He was born April 13, 1923, according to his IMDB.COM BIOGRAPHY. As we’ve written before, Adams wasn’t the first choice to play Maxwell Smart.

The show was originally developed with Tom Poston as the lead character. But it was rejected by ABC, where executives were not amused by the Mel Brooks-Buck Henry script, which included a dwarf as a villain called Mr. Big. All this came out in interviews Poston and producer Leonard Stern made for the Archive of American Television decades later.

Shortly after the ABC rejection, a crestfallen Mel Brooks encountered an NBC executive who asked the writer what was wrong. Brooks told the story of his unsold pilot. As it turned out, NBC had Don Adams under contract and had to pay him until the network could find Adams a show. NBC, thus, was now very interested. Brooks and Henry worked in Adams’ “Would you believe?” routine and other changes. Michael Dunn, soon to be the villainous Dr. Loveless on The Wild, Wild West, brought Mr. Big to life.

Get Smart was one of the most successful of the ’60s spy shows, running five full seasons (four on NBC, one on CBS). It was revived as a 1980 theatrical movie starring Adams, The Nude Bomb (which didn’t include Barbara Feldon as Agent 99) and a later television movie Get Smart Again (this time with Feldon). There was also another short lived Get Smart television series on Fox.

The concept was brought back in 2008 with Steve Carell in another theatrical movie. This one insisted on providing a backstory for Max, where he had once been an obese back-office employee who dreamed of being an agent, etc., etc. In the original, there was no attempt to explain Max; he simply was.

The 2008 film did OK at the box office, with with $230 million in worldwide ticket sales. But Steve Carell didn’t make anybody forget Don Adams, who had died three years earlier. As it turned out, that would be impossible.

For Warner Bros., which released the ’08 movie, the box office wasn’t good enough to order up a sequel. Sorry about that, Chief.

2013 Oscars to have biggest 007 component in 31 years

oscar

UPDATE II (8:05 p.m.): Halle Berry said on ABC that’s she has seen some of the Bond tribute for the Oscars show and that it’s “fabulous” and that she’s proud to be part of the 007 franchise. Immediately after, Adele says on ABC she’s “really excited” to perform tonight. Obviously, nothing terribly revealing in either interview.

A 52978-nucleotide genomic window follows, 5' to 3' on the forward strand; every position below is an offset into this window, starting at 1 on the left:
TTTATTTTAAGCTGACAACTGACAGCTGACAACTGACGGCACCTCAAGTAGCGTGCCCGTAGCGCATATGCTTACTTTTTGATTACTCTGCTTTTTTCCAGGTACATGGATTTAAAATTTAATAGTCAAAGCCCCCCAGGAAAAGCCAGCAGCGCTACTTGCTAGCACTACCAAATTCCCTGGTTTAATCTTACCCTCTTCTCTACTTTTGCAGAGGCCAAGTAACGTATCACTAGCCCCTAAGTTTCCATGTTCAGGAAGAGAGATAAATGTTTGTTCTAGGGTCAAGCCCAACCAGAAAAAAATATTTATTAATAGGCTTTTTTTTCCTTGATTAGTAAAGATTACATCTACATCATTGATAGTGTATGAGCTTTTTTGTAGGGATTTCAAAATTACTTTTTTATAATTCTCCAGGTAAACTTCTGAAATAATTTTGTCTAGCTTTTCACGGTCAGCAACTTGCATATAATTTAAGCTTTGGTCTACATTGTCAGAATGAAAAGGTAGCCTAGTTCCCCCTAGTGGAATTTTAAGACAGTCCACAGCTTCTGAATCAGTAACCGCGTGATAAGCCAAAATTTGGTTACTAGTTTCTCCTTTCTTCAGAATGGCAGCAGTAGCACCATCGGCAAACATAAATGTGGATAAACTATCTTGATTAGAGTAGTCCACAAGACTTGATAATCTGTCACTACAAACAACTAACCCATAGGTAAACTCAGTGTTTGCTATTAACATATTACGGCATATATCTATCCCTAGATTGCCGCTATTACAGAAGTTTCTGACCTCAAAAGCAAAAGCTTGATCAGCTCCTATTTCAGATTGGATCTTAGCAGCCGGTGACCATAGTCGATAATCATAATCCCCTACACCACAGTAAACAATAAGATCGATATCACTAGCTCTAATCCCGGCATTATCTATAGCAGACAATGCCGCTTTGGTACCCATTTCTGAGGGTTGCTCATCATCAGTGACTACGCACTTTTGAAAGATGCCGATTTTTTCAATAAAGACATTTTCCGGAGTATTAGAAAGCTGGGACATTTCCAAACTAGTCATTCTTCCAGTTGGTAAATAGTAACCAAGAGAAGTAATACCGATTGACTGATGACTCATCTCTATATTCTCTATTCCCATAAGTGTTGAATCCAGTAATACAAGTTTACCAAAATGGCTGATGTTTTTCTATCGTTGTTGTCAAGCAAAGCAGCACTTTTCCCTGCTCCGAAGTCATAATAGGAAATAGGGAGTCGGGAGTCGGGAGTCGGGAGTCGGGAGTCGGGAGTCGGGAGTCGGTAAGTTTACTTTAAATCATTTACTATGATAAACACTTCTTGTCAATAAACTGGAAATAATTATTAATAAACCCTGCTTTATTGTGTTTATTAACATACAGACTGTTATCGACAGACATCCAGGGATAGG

UPDATE (6:55 p.m.): Shirley Bassey showed up on CNN’s Oscars “red carpet” show. Nothing startling. She sang the word “Goldfinger.” She told Piers Morgan she’s going to be nervous during the show. “With all these stars, I’m going to be jelly.” She said her favorite Bond was Sean Connery.

ORIGINAL POST: Tonight’s Oscars show is guaranteed to have the biggest 007 presence in 31 years.

Skyfall, the 23rd James Bond movie, has been nominated for five awards, the most in the history of the film series. The previous 007 record was held by The Spy Who Loved Me with three nominations (and no wins).

We know that Adele will perform the Skyfall title song. That’s one of the five nominations for Skyfall (Adele and Paul Epworth are nominated as the songwriters). Shirley Bassey has been announced as appearing and there will be some kind of James Bond tribute. Tom Jones may be there as well but there appears to be no official announcement to that effect in the PRESS RELEASE ARCHIVE for the Oscars.

A Bond film hasn’t been nominated since 1981’s For Your Eyes Only, for best song. The series is 0-for-3 on best song nominations (Live And Let Die and Nobody Does It Better from The Spy Who Loved Me also got nominations). For the 1982 show, Sheena Easton performed For Your Eyes Only as part of an elaborate 007 dance number and Albert R. Broccoli won the Irving Thalberg award, given to a producer for his or her body of work.

We’ll Tweet @HMSSWeblog and turn those into posts here.

Purvis & Wade: who loves ya, baby?

Robert Wade, left, and Neal Purvis, going from Walther PPKs to lollipops.

Robert Wade, left, and Neal Purvis, going from Walther PPKs to lollipops.

Neal Purvis and Robert Wade, having concluding a run of working on five James Bond movies, have been hired to script a Kojak film starring Vin Diesel, according to the Deadline entertainment news Web site.